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Marjoram (Majorana hortensis) is a sweeter, milder cousin of oregano (wild marjoram), with small, velvety, grayish green, rounded leaves. Marjoram is native to the eastern Mediterranean and is now widely cultivated in Georgia, Turkey, Lebanon, Syria, Jordan, Israel, and central and Eastern Europe.

Marjoram is a good all-around herb often combined with sage in poultry seasoning; it goes especially well with turkey, rabbit, or chicken. Either fresh or dried, marjoram is well-suited to starchy or strong-flavoured vegetables, such as beans, split peas, potatoes, Brussels sprouts, chestnuts, and cabbage. Dried marjoram is important in commercial food processing and is much used, together with thyme, in spice mixtures for sausage. It shows up often in Scandinavian recipes and is also common in the Caucasus Mountains, where it is one of the herbs characteristic of the complex Georgian spice mixture khmeli-suneli. In the colder climate of northern Europe, marjoram is apt to be used dried, while in the warmer southern Europe it’s used fresh. Warm climates develop its specific aroma; dried marjoram loses some of its subtlety. Gold-tip marjoram has curled, gold-tipped, green leaves.

Pot Marjoram 
Since smaller pot marjoram (Origanum onites) grows well indoors, it can provide fresh aromatic leaves all winter long. It has a strong thyme-like aroma and is used to flavour red meats and even Turkish delight candy. The seeds or fruits of this plant flavour dressings, liqueurs, soups, sausage, and cured meat.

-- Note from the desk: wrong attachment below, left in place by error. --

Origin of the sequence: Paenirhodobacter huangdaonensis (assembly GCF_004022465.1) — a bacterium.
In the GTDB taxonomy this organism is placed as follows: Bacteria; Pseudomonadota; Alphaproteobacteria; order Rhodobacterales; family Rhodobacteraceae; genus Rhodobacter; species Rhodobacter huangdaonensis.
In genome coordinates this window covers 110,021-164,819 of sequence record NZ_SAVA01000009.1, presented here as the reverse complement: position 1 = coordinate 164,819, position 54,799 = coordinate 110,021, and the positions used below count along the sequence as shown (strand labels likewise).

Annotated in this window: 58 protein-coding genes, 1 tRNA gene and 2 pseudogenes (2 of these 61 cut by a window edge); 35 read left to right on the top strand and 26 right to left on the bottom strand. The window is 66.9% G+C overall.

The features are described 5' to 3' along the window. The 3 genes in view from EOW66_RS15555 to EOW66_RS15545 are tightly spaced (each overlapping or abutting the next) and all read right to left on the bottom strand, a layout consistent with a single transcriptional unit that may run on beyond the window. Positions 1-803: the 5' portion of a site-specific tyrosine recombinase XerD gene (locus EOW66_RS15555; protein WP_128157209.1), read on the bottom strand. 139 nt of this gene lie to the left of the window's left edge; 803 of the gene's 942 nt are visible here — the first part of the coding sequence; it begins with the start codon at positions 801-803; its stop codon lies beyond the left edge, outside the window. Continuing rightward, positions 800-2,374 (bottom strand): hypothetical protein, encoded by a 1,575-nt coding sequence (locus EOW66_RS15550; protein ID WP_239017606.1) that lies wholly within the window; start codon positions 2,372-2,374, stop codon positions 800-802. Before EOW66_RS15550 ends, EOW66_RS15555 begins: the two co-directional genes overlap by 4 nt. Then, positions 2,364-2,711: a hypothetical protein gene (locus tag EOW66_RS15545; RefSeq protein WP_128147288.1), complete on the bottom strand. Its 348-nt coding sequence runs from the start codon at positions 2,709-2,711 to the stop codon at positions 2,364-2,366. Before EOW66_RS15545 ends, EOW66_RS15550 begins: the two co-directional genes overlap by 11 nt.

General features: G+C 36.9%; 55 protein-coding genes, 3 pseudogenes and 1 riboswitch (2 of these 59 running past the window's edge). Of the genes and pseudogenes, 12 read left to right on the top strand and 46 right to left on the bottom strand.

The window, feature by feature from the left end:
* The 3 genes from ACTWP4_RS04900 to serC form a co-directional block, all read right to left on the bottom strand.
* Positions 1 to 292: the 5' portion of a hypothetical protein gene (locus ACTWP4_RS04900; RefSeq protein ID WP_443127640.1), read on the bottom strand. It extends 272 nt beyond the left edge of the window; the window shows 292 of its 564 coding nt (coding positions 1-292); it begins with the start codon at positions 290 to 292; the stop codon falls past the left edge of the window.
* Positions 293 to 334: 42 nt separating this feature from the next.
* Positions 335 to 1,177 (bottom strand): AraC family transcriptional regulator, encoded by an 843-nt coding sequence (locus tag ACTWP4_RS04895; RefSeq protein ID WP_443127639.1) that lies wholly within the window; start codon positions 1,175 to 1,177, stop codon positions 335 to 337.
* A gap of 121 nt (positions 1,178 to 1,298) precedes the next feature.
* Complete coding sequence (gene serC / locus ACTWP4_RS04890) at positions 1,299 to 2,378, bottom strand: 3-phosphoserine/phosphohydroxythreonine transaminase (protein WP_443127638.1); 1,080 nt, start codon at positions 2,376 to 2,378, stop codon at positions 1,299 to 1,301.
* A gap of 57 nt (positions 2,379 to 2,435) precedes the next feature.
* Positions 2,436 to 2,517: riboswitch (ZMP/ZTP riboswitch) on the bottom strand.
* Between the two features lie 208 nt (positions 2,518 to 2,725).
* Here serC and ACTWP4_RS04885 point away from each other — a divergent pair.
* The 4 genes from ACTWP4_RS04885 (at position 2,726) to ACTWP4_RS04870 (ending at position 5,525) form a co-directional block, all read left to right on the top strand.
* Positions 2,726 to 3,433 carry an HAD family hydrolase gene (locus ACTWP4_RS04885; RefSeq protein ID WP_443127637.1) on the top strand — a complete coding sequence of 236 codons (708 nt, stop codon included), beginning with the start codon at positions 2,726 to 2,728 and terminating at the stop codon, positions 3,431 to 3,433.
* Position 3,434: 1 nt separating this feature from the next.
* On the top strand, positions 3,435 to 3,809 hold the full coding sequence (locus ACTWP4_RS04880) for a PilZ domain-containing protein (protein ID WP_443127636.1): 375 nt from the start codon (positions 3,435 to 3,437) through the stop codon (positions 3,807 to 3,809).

In Jordan, Lebanon, and Israel, a highly aromatic local marjoram, za’atar (M. syriaca), is a common flavouring for grilled lamb and flatbreads. It tastes and smells like a combination of thyme, marjoram, and oregano, and it’s often mixed with sumac to spread on pita bread. In areas where no za’atar grows, the same name is used for related herbs.

Other Names
Marjoram: Almáraco or mejorana (Spanish); kekikotu or mercanköşk (Turkish); knotted marjoram (British); maggiorana (Italian); măghiran (Romanian); majoran or wurstkraut (German); majoránna (Hungarian); mardaqoush or marzanjush (Arabic); marjolaine (French); matzourana (Greek); mayoram (Hebrew); mejram (Swedish); sweet marjoram. Pot marjoram: Cretan oregano; rigani (Greek); Turkish oregano. Za’atar: Bible hyssop; Syrian oregano
Fresh marjoram and za’atar are in season in summer.
Purchase and Avoid
Dried Marjoram 
Avoid marjoram with any blackened leaves. Because dried marjoram loses its flavour easily, buy it in small quantities and often.
Marjoram freezes easily, so store it in the warmest part of the refrigerator—under the light or on the top shelf.
Culinary Uses
  • Sprinkle marjoram over fried potatoes.

  • Add crumbled marjoram to stuffing for chicken, duck, goose, or turkey, or rub the skin and insides with the herb.

  • Add marjoram to clam chowder, turtle soup, black or white bean soup, split pea soup, or oyster stew.

Food Affinities
  • beef

  • black beans

  • broccoli

  • chicken

  • clams

  • duck

  • goose

  • onion

  • oysters

  • peas

  • pork

  • tomato

  • white beans

Category: Spices and Herbs

Sub Category: Herb

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